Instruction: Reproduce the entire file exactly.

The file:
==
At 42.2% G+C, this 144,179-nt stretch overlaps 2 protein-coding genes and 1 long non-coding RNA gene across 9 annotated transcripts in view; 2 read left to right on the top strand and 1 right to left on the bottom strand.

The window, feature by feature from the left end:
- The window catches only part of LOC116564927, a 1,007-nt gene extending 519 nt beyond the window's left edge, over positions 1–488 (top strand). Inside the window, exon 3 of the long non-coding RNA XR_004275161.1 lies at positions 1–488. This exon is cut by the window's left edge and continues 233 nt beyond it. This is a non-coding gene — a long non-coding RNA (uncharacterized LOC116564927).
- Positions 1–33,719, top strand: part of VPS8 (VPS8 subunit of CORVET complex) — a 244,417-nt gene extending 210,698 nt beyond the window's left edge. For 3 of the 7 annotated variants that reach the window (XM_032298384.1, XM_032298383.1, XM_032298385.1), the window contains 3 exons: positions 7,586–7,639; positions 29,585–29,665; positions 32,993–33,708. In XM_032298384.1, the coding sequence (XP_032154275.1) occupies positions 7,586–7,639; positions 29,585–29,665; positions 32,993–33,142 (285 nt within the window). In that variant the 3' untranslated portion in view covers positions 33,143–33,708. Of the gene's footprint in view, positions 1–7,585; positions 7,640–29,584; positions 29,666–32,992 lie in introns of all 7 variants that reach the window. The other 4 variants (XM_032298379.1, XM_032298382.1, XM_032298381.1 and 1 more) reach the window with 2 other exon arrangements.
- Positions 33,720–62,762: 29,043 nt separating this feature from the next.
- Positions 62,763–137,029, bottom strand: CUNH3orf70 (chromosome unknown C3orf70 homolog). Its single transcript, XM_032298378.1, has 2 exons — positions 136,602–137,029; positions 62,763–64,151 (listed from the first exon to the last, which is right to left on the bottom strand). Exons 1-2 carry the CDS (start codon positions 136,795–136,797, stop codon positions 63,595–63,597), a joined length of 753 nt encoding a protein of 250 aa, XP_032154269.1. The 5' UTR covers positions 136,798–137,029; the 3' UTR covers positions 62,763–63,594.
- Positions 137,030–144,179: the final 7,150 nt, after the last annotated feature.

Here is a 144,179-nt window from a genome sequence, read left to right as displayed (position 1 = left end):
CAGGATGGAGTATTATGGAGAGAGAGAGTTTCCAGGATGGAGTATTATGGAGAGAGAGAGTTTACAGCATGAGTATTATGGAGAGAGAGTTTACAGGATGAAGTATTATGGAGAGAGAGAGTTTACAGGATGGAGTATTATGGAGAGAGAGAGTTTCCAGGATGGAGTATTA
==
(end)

At 42.2% G+C, this 144,179-nt stretch overlaps 2 protein-coding genes and 1 long non-coding RNA gene across 9 annotated transcripts in view; 2 read left to right on the top strand and 1 right to left on the bottom strand.

The window, feature by feature from the left end:
- The window catches only part of LOC116564927, a 1,007-nt gene extending 519 nt beyond the window's left edge, over positions 1–488 (top strand). Inside the window, exon 3 of the long non-coding RNA XR_004275161.1 lies at positions 1–488. This exon is cut by the window's left edge and continues 233 nt beyond it. This is a non-coding gene — a long non-coding RNA (uncharacterized LOC116564927).
- Positions 1–33,719, top strand: part of VPS8 (VPS8 subunit of CORVET complex) — a 244,417-nt gene extending 210,698 nt beyond the window's left edge. For 3 of the 7 annotated variants that reach the window (XM_032298384.1, XM_032298383.1, XM_032298385.1), the window contains 3 exons: positions 7,586–7,639; positions 29,585–29,665; positions 32,993–33,708. In XM_032298384.1, the coding sequence (XP_032154275.1) occupies positions 7,586–7,639; positions 29,585–29,665; positions 32,993–33,142 (285 nt within the window). In that variant the 3' untranslated portion in view covers positions 33,143–33,708. Of the gene's footprint in view, positions 1–7,585; positions 7,640–29,584; positions 29,666–32,992 lie in introns of all 7 variants that reach the window. The other 4 variants (XM_032298379.1, XM_032298382.1, XM_032298381.1 and 1 more) reach the window with 2 other exon arrangements.
- Positions 33,720–62,762: 29,043 nt separating this feature from the next.
- Positions 62,763–137,029, bottom strand: CUNH3orf70 (chromosome unknown C3orf70 homolog). Its single transcript, XM_032298378.1, has 2 exons — positions 136,602–137,029; positions 62,763–64,151 (listed from the first exon to the last, which is right to left on the bottom strand). Exons 1-2 carry the CDS (start codon positions 136,795–136,797, stop codon positions 63,595–63,597), a joined length of 753 nt encoding a protein of 250 aa, XP_032154269.1. The 5' UTR covers positions 136,798–137,029; the 3' UTR covers positions 62,763–63,594.
- Positions 137,030–144,179: the final 7,150 nt, after the last annotated feature.

Here is a 144,179-nt window from a genome sequence, read left to right as displayed (position 1 = left end):
CAGGATGGAGTATTATGGAGAGAGAGAGTTTCCAGGATGGAGTATTATGGAGAGAGAGAGTTTACAGCATGAGTATTATGGAGAGAGAGTTTACAGGATGAAGTATTATGGAGAGAGAGAGTTTACAGGATGGAGTATTATGGAGAGAGAGAGTTTCCAGGATGGAGTATTA